Cancer Causes and Control 05/2015; 26(7). DOI:10.1007/s10552-015-0596-2 · 2.96 Impact Factor
[Show abstract][Hide abstract] ABSTRACT: The International Agency for Research on Cancer (IARC) recently declared air pollution carcinogenic to humans. However, no study of air pollution and lung cancer to date has incorporated adjustment for exposure measurement error, and few have examined specific histological subtypes.
Assess the association of air pollution and incident lung cancer in the Netherlands Cohort Study on Diet and Cancer and the impact of measurement error on these associations.
The cohort was followed 1986-2003 and 3,355 incident cases were identified. Cox proportional hazards models were used to estimate hazard ratios and 95% confidence intervals, for long-term exposures to NO2, black smoke (BS), PM2.5, and measures of roadway proximity and traffic volume, adjusted for potential confounders. Information from a previous validation study was used to correct the effect estimates for measurement error.
We observed elevated risks of incident lung cancer with exposures to BS (HR=1.16, 95% CI: 1.02, 1.32, per 10 µg/m(3)), NO2 (HR=1.29, 95% CI: 1.08, 1.54, per 30 µg/m(3)), PM2.5 (HR=1.17, 95% CI: 0.93, 1.47, per 10 µg/m(3)), and with measures of traffic at the baseline address. The exposures were positively associated with all lung cancer subtypes. After adjustment for measurement error, the HRs increased and the 95% CIs widened (HR=1.19 (95% CI: 1.02, 1.39) for BS and HR=1.37 (95% CI: 0.86, 2.17) for PM2.5).
These findings add support to a growing body of literature on the effects of air pollution on lung cancer. In addition, they highlight variation in measurement error by pollutant and support the implementation of measurement error corrections when possible.
Environmental Health Perspectives 03/2015; DOI:10.1289/ehp.1408762 · 7.98 Impact Factor
[Show abstract][Hide abstract] ABSTRACT: We investigated the association between six occupational exposures (ie, pesticides, solvents, metals, diesel motor emissions (DME), extremely low frequency magnetic fields (ELF-MF) and electric shocks) and Parkinson's disease (PD) mortality in a large population-based prospective cohort study.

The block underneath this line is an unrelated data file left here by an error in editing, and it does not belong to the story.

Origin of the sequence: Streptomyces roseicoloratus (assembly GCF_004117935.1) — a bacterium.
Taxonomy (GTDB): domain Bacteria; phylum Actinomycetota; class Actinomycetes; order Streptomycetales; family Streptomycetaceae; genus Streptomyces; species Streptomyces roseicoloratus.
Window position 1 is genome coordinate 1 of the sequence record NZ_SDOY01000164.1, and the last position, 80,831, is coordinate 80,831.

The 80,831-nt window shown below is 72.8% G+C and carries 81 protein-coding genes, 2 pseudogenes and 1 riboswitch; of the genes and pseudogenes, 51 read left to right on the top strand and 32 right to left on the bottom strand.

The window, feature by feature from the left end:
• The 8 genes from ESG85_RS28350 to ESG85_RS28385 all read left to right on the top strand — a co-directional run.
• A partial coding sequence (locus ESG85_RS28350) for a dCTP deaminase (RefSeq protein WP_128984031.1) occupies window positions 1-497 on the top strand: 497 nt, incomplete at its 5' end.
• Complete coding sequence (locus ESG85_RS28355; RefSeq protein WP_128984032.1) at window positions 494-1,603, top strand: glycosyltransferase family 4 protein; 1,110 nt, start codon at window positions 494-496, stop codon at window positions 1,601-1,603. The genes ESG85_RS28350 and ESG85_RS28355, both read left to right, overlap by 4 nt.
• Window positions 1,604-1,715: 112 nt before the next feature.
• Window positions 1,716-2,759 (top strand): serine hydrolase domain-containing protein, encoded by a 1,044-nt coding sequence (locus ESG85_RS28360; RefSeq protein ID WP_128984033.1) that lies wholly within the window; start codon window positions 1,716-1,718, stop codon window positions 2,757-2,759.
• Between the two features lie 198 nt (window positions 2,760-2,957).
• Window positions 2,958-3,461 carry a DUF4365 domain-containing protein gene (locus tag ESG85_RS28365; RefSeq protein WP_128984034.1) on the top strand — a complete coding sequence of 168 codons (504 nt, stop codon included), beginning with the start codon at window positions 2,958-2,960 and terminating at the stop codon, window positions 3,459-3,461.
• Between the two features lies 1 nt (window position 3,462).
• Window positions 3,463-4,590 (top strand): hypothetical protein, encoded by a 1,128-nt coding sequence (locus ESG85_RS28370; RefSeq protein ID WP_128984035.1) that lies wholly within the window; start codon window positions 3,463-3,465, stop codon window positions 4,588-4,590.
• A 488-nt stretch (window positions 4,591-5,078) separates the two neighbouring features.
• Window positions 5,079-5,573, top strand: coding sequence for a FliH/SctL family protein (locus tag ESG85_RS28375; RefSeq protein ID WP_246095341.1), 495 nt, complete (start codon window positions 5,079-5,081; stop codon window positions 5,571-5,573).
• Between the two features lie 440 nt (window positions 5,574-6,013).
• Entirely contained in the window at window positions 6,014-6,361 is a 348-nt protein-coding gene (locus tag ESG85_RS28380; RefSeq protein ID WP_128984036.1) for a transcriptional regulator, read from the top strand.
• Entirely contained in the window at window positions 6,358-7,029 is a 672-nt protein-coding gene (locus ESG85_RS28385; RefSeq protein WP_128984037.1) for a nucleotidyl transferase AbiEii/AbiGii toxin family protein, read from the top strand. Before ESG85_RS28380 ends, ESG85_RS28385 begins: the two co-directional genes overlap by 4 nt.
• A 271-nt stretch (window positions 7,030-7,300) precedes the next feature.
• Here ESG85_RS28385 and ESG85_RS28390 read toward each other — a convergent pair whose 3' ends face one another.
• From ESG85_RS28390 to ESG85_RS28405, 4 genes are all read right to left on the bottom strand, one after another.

The Netherlands Cohort Study on diet and cancer enrolled 58 279 men and 62 573 women aged 55-69 years in 1986. Participants were followed up for cause-specific mortality over 17.3 years, until December 2003, resulting in 402 male and 207 female PD deaths. Following a case-cohort design, a subcohort of 5 000 participants was randomly sampled from the complete cohort. Information on occupational history and potential confounders was collected at baseline. Job-exposure matrices were applied to assign occupational exposures. Associations with PD mortality were evaluated using Cox regression.
Among men, elevated HRs were observed for exposure to pesticides (eg, ever high exposed, HR 1.27, 95% CI 0.86 to 1.88) and ever high exposed to ELF-MF (HR 1.54, 95% CI 1.00 to 2.36). No association with exposure duration or trend in cumulative exposure was observed for any of the occupational exposures. Results among women were unstable due to small numbers of high-exposed women.
Associations with PD mortality were observed for occupational exposure to pesticides and ELF-MF. However, the weight given to these findings is limited by the absence of a monotonic trend with either duration or cumulative exposure. No associations were found between PD mortality and occupational exposure to solvents, metals, DME or electric shocks.